Authors' Contributions

All authors participated in the study design and manuscript revisions. RDL performed the search with help from Hans Ket (see Acknowledgments). RDL, ADS, and SVH reviewed the search results. RDL, KW, and FS drafted the first version of the manuscript, added background data, and participated in the interpretation of the results. MW, ADS, and SVH revised the manuscript accordingly. All authors read and approved the final manuscript.

Conflicts of Interest

None declared.

Multimedia Appendix 1

Search string in detail.

PDF File (Adobe PDF File), 261KB

Multimedia Appendix 2

Search results (sorted by year).

PDF File (Adobe PDF File), 270KB

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ARCS: Attention, Relevance, Confidence, and Satisfaction
e-learning: electronic learning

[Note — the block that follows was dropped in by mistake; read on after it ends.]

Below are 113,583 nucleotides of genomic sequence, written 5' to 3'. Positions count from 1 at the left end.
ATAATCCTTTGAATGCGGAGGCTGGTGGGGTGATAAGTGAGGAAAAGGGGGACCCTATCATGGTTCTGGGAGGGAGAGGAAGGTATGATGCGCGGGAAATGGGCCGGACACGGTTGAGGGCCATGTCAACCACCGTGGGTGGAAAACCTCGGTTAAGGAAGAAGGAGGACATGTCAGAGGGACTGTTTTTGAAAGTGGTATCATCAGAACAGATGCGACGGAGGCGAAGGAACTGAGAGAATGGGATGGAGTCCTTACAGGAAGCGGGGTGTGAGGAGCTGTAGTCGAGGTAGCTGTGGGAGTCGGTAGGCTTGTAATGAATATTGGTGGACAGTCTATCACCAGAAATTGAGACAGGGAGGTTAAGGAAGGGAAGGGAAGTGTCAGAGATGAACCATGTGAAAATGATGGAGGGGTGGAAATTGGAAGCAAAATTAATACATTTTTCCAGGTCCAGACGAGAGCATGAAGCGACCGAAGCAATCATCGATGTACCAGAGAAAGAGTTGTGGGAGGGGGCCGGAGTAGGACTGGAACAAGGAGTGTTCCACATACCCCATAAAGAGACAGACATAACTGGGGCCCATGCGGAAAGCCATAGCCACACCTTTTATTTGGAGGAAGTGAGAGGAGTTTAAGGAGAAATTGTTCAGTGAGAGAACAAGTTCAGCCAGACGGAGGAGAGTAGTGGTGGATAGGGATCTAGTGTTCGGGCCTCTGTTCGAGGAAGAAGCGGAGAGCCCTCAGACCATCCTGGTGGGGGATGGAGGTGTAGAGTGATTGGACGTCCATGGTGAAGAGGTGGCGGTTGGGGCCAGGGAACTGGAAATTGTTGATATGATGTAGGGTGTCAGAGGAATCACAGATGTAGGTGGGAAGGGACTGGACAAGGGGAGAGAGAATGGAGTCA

IMMS: Instructional Materials Motivation Survey
PGMeL: postgraduate medical e-learning
QIKATR: Quality Improvement Knowledge Application Tool-Revised
SUMI: Software Usability Measurement Inventory
SUS: System Usability Scale

Edited by G Eysenbach; submitted 13.12.18; peer-reviewed by K Masters, S Ganesh; comments to author 10.01.19; revised version received 16.01.19; accepted 30.01.19; published 05.04.19


©Robert de Leeuw, Anneloes de Soet, Sabine van der Horst, Kieran Walsh, Michiel Westerman, Fedde Scheele. Originally published in JMIR Medical Education (, 05.04.2019.